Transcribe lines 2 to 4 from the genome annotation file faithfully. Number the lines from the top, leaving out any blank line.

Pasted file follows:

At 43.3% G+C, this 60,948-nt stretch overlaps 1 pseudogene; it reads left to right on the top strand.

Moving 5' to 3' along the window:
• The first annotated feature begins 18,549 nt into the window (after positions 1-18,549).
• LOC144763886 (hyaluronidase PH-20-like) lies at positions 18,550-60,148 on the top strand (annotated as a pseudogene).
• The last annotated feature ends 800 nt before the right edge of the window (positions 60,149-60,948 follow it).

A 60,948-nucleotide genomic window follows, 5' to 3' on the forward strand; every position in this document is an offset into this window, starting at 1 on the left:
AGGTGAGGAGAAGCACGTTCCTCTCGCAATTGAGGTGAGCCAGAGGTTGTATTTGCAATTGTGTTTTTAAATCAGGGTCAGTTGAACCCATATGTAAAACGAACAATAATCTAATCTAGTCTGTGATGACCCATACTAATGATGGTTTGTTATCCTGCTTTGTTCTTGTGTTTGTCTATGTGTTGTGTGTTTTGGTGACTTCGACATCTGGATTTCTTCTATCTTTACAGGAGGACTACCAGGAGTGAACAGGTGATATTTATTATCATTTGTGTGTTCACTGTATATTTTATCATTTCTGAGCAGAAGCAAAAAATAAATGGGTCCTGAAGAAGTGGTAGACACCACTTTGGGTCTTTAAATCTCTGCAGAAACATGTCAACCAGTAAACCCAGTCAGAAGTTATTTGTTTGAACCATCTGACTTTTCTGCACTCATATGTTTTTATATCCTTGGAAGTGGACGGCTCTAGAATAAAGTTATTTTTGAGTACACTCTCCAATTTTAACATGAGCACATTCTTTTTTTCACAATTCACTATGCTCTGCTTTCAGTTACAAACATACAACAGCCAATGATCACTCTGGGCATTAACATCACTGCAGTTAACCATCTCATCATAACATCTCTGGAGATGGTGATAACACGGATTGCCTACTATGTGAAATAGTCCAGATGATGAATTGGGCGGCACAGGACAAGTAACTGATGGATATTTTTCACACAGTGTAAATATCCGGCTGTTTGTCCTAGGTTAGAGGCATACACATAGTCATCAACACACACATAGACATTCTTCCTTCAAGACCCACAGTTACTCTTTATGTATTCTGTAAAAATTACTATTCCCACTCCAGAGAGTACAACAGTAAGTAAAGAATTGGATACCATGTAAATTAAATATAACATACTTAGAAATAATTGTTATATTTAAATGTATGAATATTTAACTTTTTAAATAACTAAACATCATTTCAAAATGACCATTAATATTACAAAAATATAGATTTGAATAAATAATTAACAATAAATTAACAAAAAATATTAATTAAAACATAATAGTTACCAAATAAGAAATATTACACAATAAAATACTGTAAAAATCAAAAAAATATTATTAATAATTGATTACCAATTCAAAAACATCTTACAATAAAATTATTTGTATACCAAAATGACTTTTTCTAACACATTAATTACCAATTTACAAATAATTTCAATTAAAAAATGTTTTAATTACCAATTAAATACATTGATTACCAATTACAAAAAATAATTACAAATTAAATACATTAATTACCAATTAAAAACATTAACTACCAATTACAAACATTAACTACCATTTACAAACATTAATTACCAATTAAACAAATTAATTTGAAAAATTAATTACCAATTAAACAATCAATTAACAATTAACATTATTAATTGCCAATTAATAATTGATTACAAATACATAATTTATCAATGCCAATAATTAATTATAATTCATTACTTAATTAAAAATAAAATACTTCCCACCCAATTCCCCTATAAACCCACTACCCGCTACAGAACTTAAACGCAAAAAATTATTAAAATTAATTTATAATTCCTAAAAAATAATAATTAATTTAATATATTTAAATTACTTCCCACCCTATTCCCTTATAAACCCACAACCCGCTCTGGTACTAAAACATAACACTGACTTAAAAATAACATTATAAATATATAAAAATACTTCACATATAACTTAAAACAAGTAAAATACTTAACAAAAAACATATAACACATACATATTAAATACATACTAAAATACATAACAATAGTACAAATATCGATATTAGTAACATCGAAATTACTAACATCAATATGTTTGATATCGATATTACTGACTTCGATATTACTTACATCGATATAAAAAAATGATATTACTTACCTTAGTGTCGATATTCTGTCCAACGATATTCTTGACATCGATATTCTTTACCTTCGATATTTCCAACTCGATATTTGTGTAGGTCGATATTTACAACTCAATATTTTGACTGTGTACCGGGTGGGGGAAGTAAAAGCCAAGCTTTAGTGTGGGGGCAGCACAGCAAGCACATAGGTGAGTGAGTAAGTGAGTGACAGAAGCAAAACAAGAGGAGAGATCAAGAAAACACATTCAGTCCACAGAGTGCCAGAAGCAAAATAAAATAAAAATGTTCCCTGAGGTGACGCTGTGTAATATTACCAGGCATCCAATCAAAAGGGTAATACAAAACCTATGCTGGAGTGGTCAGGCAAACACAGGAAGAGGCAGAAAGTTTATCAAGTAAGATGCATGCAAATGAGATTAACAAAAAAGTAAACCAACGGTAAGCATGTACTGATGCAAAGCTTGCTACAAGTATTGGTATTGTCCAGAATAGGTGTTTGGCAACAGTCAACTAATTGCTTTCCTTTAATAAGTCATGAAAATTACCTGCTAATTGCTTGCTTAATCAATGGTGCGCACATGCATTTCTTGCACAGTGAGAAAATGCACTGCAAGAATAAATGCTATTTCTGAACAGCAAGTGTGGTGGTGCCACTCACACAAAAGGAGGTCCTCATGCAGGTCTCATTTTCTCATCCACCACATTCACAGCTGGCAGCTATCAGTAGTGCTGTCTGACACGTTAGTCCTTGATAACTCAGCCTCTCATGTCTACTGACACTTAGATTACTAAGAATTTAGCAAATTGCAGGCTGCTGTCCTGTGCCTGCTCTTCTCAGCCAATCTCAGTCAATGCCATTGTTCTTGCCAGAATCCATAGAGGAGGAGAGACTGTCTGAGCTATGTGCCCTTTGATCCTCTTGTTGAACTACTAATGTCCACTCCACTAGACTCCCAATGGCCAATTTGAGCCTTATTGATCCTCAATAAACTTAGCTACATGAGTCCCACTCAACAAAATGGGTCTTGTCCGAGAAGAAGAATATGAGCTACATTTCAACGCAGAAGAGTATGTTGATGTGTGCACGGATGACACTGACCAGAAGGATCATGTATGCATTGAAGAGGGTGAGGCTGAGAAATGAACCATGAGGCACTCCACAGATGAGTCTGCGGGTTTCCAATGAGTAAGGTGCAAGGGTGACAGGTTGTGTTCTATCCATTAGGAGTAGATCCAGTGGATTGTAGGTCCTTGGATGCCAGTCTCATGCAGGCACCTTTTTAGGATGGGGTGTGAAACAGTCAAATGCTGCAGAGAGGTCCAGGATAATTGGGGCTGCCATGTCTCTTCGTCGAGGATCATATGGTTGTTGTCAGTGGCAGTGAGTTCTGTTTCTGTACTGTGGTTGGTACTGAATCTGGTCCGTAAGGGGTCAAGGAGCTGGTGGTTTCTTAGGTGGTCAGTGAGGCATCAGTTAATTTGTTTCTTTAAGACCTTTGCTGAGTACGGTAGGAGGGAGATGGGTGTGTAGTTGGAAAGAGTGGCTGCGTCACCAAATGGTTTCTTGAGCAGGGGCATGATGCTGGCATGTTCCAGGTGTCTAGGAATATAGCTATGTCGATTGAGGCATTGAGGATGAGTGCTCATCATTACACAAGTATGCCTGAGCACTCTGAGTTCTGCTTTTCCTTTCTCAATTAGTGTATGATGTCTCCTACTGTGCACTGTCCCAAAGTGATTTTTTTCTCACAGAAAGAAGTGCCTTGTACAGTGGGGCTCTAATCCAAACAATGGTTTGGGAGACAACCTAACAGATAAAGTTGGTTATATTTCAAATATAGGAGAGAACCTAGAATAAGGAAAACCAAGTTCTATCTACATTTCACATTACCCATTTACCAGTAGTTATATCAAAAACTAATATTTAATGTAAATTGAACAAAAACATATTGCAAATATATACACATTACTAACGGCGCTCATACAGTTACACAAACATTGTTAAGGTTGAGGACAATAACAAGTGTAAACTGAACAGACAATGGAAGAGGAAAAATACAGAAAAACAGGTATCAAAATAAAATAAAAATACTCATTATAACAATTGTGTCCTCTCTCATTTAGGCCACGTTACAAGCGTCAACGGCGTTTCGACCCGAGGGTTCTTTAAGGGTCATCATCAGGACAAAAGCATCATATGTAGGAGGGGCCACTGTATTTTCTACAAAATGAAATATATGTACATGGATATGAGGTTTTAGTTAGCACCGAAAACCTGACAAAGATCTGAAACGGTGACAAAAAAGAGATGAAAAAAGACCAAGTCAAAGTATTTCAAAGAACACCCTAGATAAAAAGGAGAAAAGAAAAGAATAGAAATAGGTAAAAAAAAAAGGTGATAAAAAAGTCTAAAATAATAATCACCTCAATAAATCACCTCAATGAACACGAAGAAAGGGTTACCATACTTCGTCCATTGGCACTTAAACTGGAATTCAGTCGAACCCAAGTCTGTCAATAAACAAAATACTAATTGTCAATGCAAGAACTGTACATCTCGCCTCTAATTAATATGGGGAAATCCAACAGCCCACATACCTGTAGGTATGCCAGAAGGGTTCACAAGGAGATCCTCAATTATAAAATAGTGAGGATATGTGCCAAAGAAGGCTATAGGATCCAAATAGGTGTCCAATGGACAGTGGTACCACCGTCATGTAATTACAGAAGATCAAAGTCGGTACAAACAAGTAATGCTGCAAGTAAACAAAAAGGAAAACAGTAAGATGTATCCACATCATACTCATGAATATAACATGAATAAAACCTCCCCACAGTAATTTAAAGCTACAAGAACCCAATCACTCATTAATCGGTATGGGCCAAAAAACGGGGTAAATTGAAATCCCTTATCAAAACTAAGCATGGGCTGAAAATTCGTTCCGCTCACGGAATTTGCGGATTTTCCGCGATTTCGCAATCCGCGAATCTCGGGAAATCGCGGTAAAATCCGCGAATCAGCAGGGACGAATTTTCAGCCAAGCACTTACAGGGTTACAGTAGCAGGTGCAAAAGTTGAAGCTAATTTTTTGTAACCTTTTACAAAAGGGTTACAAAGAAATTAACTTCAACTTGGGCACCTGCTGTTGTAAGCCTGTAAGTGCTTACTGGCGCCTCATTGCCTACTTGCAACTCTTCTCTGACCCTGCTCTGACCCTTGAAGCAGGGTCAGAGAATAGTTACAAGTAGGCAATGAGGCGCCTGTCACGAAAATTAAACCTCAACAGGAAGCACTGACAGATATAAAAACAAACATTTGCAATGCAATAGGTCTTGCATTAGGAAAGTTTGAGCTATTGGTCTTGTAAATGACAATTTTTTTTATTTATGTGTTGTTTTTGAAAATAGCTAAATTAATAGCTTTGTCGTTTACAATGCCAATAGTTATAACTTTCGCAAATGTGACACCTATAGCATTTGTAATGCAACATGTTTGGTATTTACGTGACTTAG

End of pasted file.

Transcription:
Moving 5' to 3' along the window:
• The first annotated feature begins 18,549 nt into the window (after positions 1-18,549).
• LOC144763886 (hyaluronidase PH-20-like) lies at positions 18,550-60,148 on the top strand (annotated as a pseudogene).